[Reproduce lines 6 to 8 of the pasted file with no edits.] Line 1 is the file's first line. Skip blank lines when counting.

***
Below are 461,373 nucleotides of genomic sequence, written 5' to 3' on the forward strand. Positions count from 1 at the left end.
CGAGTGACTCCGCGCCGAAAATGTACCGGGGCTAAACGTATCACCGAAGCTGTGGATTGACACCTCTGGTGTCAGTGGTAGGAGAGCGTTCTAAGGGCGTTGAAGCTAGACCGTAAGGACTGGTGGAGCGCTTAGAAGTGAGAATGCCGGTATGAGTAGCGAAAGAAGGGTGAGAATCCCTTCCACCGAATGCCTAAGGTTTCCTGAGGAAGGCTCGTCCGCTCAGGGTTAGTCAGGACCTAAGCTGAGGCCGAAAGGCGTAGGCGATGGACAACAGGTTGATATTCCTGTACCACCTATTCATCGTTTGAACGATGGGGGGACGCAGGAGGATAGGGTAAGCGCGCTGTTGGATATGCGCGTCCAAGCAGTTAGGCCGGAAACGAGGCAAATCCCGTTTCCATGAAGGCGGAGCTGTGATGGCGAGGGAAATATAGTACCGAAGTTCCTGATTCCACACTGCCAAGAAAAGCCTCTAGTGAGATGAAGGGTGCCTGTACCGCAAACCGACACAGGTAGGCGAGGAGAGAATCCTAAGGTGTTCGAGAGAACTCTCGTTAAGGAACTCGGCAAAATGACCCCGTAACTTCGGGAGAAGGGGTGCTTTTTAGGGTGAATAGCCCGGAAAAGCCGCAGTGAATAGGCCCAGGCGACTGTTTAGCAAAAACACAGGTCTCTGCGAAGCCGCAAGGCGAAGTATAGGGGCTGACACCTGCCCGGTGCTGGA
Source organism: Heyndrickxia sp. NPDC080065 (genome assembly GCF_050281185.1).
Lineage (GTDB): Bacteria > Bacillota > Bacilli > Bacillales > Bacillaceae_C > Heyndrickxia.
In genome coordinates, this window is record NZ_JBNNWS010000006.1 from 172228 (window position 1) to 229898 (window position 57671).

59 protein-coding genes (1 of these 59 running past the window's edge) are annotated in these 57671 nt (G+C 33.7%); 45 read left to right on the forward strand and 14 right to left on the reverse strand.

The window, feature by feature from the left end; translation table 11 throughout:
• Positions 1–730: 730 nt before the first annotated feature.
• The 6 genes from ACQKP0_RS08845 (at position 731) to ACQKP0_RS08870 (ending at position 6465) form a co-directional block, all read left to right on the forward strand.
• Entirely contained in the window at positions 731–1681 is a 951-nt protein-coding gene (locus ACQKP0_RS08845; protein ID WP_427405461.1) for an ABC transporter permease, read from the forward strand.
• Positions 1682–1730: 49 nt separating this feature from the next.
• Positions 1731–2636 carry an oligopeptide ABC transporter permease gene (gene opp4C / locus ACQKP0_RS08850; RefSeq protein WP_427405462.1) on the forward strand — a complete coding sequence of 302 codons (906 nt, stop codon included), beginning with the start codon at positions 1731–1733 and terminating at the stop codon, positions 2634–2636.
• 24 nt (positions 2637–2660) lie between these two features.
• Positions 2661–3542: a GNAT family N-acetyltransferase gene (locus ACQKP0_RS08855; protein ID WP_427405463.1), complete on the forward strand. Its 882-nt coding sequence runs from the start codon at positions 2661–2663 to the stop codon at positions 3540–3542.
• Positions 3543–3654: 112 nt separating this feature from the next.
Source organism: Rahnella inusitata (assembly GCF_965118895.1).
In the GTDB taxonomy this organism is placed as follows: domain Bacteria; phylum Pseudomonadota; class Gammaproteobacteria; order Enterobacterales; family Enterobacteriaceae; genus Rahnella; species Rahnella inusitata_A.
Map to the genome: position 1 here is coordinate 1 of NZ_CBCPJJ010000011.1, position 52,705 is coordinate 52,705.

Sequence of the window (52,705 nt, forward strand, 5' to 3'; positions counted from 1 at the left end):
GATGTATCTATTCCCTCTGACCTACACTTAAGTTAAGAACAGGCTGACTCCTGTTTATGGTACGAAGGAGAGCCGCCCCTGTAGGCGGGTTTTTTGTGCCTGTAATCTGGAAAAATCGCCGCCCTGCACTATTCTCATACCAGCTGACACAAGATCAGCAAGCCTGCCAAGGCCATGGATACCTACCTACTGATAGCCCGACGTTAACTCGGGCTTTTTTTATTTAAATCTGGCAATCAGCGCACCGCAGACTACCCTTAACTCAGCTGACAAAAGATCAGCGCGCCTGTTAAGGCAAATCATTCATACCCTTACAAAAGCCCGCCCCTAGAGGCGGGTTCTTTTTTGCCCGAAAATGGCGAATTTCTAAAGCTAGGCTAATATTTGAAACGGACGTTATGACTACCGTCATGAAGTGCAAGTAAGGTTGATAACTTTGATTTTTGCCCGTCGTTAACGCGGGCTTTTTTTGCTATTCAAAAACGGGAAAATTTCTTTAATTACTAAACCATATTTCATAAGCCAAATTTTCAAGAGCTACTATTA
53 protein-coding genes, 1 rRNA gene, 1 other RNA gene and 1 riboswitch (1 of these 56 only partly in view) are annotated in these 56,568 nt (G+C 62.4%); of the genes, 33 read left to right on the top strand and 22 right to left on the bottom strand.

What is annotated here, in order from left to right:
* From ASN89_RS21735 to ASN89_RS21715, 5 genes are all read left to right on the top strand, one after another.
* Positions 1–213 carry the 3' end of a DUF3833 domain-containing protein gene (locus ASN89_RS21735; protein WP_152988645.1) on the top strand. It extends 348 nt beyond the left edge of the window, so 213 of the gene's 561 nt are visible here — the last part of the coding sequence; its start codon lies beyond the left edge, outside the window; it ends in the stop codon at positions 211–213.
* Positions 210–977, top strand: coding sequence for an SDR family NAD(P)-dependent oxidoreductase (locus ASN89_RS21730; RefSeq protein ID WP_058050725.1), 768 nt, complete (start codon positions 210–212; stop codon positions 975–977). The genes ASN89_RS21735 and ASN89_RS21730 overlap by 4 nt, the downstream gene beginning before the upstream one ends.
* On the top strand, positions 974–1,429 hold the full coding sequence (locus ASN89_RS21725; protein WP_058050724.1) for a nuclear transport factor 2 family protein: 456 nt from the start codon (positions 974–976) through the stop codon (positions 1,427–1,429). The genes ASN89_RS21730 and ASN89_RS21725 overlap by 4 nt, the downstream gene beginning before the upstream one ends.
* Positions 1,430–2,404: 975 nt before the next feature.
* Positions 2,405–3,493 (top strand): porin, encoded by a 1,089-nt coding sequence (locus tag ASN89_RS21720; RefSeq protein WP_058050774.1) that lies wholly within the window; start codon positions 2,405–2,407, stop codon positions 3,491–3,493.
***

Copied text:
59 protein-coding genes (1 of these 59 running past the window's edge) are annotated in these 57671 nt (G+C 33.7%); 45 read left to right on the forward strand and 14 right to left on the reverse strand.

The window, feature by feature from the left end; translation table 11 throughout:
• Positions 1–730: 730 nt before the first annotated feature.